2016 saw the mdw open its exil.arte Centre, the object of which is to focus scholarly and artistic attention on composers and musicians who were forced to flee, proscribed, and/or murdered by the National Socialists.
Among other things, this includes the study of artistic estates willed to the mdw or donated prior to the owner’s death, estates that will also form the basis of concerts, workshops, symposia, exhibitions, etc. The Centre’s upcoming exhibition will introduce a selection of materials (most prominently the piano of Egon Wellesz) never before seen by the public.
The exil.arte Centre will also serve the mdw as a place at which to investigate how the concept of restitution should be understood and interpreted in the case of music.
“I return to Vienna when I compose”—this quote from a conversation between Michael Haas and Robert Fürstenthal may also describe the feelings of many artists forced to flee Nazi persecution. It is a reflection of displacement following exile. Many would never enjoy the same status as might have been possible had history been kinder and more accommodating. Many had to give up careers they had only recently started, often forced into altogether different professions. Others would be condemned to permanent silence, as uprooting depleted both talent and resources.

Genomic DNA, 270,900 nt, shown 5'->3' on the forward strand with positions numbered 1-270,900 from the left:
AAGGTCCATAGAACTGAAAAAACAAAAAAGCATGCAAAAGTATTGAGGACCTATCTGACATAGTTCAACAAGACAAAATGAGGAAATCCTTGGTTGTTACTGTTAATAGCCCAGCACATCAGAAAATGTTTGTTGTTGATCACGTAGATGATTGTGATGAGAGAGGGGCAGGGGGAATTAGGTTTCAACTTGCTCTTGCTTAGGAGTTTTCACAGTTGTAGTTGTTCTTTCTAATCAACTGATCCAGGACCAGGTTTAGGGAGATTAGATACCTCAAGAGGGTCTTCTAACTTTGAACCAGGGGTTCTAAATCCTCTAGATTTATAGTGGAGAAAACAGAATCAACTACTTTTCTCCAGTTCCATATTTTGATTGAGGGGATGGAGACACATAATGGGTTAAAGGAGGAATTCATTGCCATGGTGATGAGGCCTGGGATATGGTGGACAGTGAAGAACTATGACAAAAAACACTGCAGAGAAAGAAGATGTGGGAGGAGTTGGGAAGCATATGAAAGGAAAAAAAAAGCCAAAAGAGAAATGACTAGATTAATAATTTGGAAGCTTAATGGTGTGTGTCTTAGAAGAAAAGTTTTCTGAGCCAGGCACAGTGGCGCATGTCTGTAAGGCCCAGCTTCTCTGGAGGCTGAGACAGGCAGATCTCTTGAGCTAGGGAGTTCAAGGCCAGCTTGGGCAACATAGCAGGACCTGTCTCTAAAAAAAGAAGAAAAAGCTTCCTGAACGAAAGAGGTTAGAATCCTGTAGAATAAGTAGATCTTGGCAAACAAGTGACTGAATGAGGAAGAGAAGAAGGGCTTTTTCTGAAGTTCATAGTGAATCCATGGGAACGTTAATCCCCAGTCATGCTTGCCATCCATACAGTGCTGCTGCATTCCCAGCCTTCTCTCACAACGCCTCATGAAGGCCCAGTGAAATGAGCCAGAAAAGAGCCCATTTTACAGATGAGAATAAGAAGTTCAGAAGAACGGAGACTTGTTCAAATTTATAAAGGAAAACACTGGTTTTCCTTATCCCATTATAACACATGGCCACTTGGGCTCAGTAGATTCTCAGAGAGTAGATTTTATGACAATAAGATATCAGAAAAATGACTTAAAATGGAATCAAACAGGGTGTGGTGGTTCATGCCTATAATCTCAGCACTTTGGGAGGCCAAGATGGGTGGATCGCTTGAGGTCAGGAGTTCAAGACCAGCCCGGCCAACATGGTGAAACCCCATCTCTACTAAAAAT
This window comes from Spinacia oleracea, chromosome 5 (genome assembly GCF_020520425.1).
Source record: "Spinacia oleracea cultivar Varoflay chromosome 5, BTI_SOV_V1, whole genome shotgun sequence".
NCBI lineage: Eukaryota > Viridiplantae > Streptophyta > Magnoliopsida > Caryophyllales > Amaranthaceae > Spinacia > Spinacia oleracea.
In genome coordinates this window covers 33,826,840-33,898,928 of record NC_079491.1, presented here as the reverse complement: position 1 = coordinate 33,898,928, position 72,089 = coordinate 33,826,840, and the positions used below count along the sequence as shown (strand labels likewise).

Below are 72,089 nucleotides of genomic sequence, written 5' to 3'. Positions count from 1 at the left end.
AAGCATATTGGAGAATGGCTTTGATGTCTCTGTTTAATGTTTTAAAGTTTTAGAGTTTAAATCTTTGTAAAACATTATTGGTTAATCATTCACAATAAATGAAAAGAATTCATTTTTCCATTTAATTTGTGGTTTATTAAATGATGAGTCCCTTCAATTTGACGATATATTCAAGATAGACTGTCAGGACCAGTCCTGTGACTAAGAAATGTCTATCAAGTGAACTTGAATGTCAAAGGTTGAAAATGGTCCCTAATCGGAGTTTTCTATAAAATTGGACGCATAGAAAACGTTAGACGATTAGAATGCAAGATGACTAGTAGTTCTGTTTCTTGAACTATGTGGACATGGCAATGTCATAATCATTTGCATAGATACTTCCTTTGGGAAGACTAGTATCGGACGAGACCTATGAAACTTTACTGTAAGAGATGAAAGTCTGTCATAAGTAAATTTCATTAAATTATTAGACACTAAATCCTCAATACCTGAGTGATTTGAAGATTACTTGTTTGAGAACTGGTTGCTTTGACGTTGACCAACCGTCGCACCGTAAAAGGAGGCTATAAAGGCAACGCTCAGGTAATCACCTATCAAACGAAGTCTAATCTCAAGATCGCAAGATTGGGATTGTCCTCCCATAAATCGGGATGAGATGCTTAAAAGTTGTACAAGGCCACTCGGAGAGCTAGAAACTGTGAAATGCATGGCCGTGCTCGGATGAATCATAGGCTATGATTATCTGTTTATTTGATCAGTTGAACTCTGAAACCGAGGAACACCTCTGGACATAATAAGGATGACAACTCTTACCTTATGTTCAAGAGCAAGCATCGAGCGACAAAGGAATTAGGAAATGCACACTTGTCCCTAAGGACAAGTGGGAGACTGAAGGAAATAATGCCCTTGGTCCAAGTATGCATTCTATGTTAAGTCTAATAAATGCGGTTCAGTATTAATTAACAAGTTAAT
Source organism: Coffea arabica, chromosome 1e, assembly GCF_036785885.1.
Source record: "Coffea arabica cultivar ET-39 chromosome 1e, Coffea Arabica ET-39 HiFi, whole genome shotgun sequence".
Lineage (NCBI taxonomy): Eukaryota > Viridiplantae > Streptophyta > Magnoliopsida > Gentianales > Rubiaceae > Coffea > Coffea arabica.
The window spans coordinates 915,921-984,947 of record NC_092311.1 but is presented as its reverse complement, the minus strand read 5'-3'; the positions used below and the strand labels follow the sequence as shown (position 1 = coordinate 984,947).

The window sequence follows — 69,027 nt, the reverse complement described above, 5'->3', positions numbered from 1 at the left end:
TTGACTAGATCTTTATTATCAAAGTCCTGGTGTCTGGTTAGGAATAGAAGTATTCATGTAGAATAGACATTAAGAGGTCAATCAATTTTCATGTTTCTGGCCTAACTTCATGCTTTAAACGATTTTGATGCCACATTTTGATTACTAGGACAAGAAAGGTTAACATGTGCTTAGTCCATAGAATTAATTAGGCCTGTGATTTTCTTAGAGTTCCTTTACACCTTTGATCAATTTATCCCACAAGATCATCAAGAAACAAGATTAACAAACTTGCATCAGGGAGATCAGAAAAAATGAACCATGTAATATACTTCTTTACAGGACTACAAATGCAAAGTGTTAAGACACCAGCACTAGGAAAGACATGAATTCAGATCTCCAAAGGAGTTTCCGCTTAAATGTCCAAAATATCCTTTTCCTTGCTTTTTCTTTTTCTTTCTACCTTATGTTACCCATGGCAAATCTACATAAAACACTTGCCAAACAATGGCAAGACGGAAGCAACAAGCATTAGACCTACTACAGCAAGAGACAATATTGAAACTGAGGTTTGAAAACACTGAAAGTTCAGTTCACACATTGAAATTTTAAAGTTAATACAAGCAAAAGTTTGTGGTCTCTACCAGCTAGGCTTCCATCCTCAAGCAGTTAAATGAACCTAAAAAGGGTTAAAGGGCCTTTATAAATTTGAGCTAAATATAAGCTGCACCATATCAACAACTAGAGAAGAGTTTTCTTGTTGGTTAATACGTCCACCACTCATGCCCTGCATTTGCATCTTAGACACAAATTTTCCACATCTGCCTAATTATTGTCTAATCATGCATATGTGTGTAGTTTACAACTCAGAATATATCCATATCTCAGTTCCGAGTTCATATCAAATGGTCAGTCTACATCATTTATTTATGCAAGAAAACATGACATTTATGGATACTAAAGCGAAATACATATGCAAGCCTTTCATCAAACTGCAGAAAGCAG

Most would not be invited to return, since those who had driven them out remained as cultural arbiters. More often than not, there was a refusal to acknowledge the Central European void resulting from the enormous creative and intellectual exodus. Perhaps this was because the murderous horrors that had gone before had hardened sensibilities toward the aspirations and hopes of those previously expelled. The reconstruction that followed the barbaric insanity of Nazism addressed first and foremost the damage to buildings and not the harm to the deep cultural roots of music, literature, cinema, theater, the fine arts, and science.
The exil.arte Center of the mdw is situated in exactly the same building where talented musicians studied and pioneering lecturers taught. Between 1933 and 1938, many of the mdw’s most gifted individuals were forced to flee the Nazi terror. Some managed to continue their careers, while others found they had lost the very foundations of their work. An entire generation of younger musicians was deprived by this cultural catastrophe of ever being admitted to the mdw. The first exhibition opening the newly founded exil.arte Center at the mdw focuses on the lost musical legacy and the fates of these many and diverse lives.
October – December
Tue – Sat, 2.30 pm – 7.30 pm
Closed on holidays!
on request: firstname.lastname@example.org
also for student groups
Room A 0116
Lothringer Straße 18
Links & Contact
Lucia Lajcakova, project assistant
Tel.: +43 1 71155-3533